Rays fans react: How the Tampa Bay-Montreal split could work

Letters to the sports editor: Responses from readers who accept the premise of Stuart Sternberg’s plan.
Judging from this batch of reader responses, there are Rays fans who want to see Rays principal owner Stuart Sternberg's Tampa Bay-Montreal split work, or at least be given a fair hearing. SCOTT KEELER   |   Times
Judging from this batch of reader responses, there are Rays fans who want to see Rays principal owner Stuart Sternberg's Tampa Bay-Montreal split work, or at least be given a fair hearing. SCOTT KEELER | Times
Published July 5

The responses of Rays fans to principal owner Stuart Sternberg’s plan to pursue splitting seasons between Tampa Bay and Montreal ran the gamut of anger and dismissal. But there’s also a portion of the fan base open to the proposal for a variety of reasons.

Today we hear from those who see ways it could work, and why it’s better than no team. Share your thoughts via email to sports@tampabay.com.

Make it work

My brother and I are 22-game season-ticket holders and watch most of the others on TV. Who can go to 80 games or even 40? It would be interesting to see if the mayor and council members have season tickets or how many games they attend. They need to get on board with this idea. A new small ballpark where Al Lang is now could be beautiful. That’s where the hub of people are going to live. You say parking is a problem? Use some city-owned land to the north (Toytown), to the west (Azalea Park) and the lots west of the Trop (lots 1 and 2) and develop the rest. Five dollars to park and a $5 round-trip bus ride to the game. I’m sure there are some empty buses sitting around each day. I drive down from New Port Richey and make a day or evening of it. With a little thought this can be a workable situation for all.

Rick Jones, New Port Richey

[ MORE RAYS: Fans say 'no halfsies, Montreal' ]

Spoiler alert

Sternberg’s “Ex-Rays” pitch is chin-music to the Tampa Bay fans and deserves an ejection warning. It wreaks of another angle at a leverage play to coerce more public funding for a new ballpark. Ironically, the stadium in the middle of it all, Tropicana Field, was used as a potential landing spot for several teams in the 1990’s. Spoiler: All of those teams got their new stadiums.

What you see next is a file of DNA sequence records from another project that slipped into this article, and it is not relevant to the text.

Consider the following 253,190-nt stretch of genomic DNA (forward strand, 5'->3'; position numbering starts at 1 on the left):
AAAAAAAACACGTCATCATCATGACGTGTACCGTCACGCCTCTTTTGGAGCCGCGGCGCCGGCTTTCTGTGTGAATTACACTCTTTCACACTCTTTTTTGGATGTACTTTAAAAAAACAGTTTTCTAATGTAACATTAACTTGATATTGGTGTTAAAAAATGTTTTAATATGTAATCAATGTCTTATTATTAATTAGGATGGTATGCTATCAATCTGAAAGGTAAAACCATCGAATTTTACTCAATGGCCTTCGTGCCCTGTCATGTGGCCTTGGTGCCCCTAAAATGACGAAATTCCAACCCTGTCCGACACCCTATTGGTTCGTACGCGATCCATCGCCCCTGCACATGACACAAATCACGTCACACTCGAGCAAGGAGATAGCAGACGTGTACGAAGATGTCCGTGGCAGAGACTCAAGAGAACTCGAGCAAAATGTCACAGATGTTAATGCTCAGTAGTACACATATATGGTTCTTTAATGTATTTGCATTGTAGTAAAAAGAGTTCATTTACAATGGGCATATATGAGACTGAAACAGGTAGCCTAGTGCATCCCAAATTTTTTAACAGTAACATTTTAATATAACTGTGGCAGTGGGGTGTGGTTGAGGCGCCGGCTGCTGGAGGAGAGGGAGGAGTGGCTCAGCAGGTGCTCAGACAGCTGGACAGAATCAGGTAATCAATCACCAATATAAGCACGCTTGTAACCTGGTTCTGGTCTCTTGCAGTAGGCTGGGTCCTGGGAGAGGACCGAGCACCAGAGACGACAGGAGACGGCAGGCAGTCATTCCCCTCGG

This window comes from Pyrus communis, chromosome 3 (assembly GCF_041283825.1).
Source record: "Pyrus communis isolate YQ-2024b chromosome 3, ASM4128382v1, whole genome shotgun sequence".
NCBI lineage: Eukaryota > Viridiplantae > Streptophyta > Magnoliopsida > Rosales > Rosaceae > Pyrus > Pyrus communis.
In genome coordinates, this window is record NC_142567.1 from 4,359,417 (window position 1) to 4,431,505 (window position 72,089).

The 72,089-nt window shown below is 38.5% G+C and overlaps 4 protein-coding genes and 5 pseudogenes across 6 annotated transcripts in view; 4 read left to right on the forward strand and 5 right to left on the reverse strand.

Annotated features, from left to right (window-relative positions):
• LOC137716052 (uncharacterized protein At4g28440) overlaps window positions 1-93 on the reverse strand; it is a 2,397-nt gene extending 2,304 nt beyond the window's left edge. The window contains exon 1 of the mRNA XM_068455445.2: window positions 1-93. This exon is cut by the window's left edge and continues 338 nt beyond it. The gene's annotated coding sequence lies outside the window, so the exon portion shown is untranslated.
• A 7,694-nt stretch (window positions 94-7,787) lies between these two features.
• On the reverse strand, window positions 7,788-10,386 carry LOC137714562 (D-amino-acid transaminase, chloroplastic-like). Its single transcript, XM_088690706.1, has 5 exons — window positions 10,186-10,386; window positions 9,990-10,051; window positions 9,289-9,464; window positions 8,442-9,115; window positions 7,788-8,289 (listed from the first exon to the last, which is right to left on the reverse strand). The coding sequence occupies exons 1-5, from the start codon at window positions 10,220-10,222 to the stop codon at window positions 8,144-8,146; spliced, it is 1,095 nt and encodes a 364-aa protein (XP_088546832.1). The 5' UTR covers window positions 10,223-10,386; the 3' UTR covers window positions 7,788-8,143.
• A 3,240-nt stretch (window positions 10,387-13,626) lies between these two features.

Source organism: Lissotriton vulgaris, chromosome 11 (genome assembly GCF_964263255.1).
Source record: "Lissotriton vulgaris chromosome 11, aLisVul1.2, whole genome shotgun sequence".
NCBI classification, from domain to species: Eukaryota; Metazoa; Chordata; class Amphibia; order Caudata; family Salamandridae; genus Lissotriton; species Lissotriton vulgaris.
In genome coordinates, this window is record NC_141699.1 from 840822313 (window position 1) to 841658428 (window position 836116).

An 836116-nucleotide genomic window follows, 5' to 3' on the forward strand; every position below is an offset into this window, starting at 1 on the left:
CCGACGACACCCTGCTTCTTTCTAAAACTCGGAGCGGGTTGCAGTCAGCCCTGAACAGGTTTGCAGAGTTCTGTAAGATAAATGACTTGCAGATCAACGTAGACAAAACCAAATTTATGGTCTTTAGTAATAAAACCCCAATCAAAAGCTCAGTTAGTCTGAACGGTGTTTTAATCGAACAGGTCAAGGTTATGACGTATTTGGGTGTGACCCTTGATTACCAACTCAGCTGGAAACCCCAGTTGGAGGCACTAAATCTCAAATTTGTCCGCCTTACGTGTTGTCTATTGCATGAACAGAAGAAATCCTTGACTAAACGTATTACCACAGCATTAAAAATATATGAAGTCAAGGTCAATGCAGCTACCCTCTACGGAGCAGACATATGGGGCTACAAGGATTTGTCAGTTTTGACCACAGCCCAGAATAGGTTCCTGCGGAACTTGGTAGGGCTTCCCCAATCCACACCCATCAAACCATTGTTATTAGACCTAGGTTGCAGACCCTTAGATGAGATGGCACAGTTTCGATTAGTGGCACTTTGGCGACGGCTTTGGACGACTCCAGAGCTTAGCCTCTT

Ben Power, Tampa

Part time better than nothing

I completely understand where the Rays are coming from. If the funding came together for a stadium in Hillsborough County I’d be overjoyed to see them stay long term and I’m sure they would, too. Failing that, a part-time team in St. Petersburg is better than no team at all. These so-called Rays fans who only watch on TV can watch games from Montreal as easily as from here. Plus, open air baseball!

Scott Nolan, Tampa

The first step out of town

Montreal will build a ballpark and St. Pete won’t build one for a part-time team, so the Rays will leave in the end. The Lighting has shown that in downtown Tampa you can attract a lot of fans. St. Petersburg isn’t the best location. It’s close to tourist areas and too far from full-time residents. Ticket prices are too high. If they were lower, attendance would improve.

Trevor Luthy, Sarasota

What the Rays really are

The Tampa Rays are a real estate venture posed as a baseball team. The Montreal plan allows Rays ownership to ride out an agreement to remain at Tropicana Field through 2027, then collect 50 percent of redevelopment rights for the Trop’s 85-acre site. A city gets fleeced. In the words of poet Allen Ginsberg, “it’s sinister.”

Thomas Hallock, St. Petersburg

Rays fans watch the action by the Rays tank during a 2017 game against Toronto. [Times files (2018)]
Rays fans watch the action by the Rays tank during a 2017 game against Toronto. [Times files (2018)]

Time to get over ourselves

Once we get over ourselves and realize that our area can’t or won’t support baseball full time, we can start to see the beauty and efficiency of supporting spring training and half of the games in a brand new, intimate stadium worthy of our time and money. The old adage is true: What is scarce is more valuable.

Holly J. Young, St. Pete Beach

It’s a numbers game